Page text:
Consistent with the notion that IKK appears to be the major kinase mediating phosphorylation of serine 536 in response to different stimuli (24
), we find that expression of a kinase-deficient form of both IKK1 and IKK2 inhibits the acetylation of RelA at lysine 310 (Fig. ). Furthermore, phosphorylation of RelA at serine 536 by IKK2 enhances the acetylation of lysine 310 (Fig. ). These results highlight the importance of phosphorylation of serine 536 in the regulation of RelA acetylation. Phosphorylation of serine 536 can be mediated by many kinases in response to many stimuli. For example, IKK1, but not IKK2, phosphorylates serine 536 in response to ligation of the lymphotoxin β receptor (16
) or after stimulation with the human T-cell leukemia virus type 1 (HTLV-1) Tax oncoprotein (24
). IKK2 plays an essential role in the phosphorylation of RelA on serine 536 induced by lipopolysaccharide or TNF-α (31
). Serine 536 is also phosphorylated by ribosomal subunit kinase 1 after p53 activation and plays a key role in the NF-κB response elicited by tumor suppressor. We suspect that these various kinases in fact play an important role in regulating the overall acetylation status of lysine 310.
While phosphorylation of serine 536 is clearly linked to the transcriptional activation of NF-κB, the exact mechanism underlying this response was not clear. We now demonstrate that phosphorylation of serine 536 stimulates the acetylation of lysine 310 again by enhancing the recruitment of p300 to RelA. Both the N-terminal and C-terminal regions of RelA have been shown to interact with p300 (12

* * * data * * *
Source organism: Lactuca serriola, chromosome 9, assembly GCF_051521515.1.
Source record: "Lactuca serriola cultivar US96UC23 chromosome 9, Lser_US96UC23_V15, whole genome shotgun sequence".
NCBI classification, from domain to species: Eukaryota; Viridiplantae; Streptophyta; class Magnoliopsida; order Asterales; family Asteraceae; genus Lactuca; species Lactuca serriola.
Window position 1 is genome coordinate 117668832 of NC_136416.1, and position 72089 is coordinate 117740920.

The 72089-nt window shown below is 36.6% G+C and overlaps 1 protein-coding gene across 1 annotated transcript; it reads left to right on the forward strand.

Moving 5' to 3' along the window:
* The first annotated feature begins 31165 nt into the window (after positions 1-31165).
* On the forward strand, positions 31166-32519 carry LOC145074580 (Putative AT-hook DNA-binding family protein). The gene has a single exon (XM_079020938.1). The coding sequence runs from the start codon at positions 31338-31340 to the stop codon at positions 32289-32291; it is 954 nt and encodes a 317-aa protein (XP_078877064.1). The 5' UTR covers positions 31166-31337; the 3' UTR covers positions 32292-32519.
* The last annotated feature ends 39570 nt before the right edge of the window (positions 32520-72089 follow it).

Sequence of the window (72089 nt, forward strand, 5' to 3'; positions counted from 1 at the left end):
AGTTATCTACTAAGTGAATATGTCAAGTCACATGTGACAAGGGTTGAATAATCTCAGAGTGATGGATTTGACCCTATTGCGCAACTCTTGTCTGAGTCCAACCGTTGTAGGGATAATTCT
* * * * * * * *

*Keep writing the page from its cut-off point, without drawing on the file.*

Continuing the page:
). Phosphorylation at serine 536 may change the conformation of the C-terminal region of RelA promoting its interaction with p300.
In addition to serines 276 and 536, RelA is also phosphorylated at serine 311 by protein kinase C ζ (10
) and at serine 529 by casein kinase II (30
). Whether phosphorylation of RelA at these serines similarly regulates the acetylation of RelA remains unknown. Phosphorylation of serine 311 has been shown to lead to the more effective recruitment of p300/CBP to RelA and to the promoter region of NF-κB target genes, leading to the hyperacetylation of histones and the activation of transcription (10
). It seems likely that phosphorylation of this serine may also influence the acetylation of RelA. Consistent with this hypothesis, we have observed diminished levels of RelA acetylation when serine 311 is substituted with alanine (data not shown).
In summary, our findings indicate that both phosphorylation and acetylation of RelA are required for NF-κB to achieve its full transcriptional activity and that acetylation is largely contingent on prior phosphorylation (Fig. ). Various posttranslational modifications of the histone tails, including phosphorylation and acetylation, contribute to the construction of a specialized “histone code” within localized regions of the chromatin that appears to regulate the association or disassociation of different cofactors. These modifications, alone or in combination, create specific marks defining the actual or potential transcriptional state of the target genes (2
). The different posttranslational modifications of the RelA subunit of NF-κB at specific sites may also create specific marks for the recruitment or divestment of select factors and thus correspond to a “transcription factor code” that dictates specific biological responses of NF-κB in response to different stimuli.
FIG. 6. Schematic model for the role of phosphorylation of serines 276 and 536 in the regulation of RelA acetylation. PKAc- or MSK-1-mediated phosphorylation of serine 276 or IKK-mediated phosphorylation of serine 536 (A) leads to more effective recruitment of (more ...)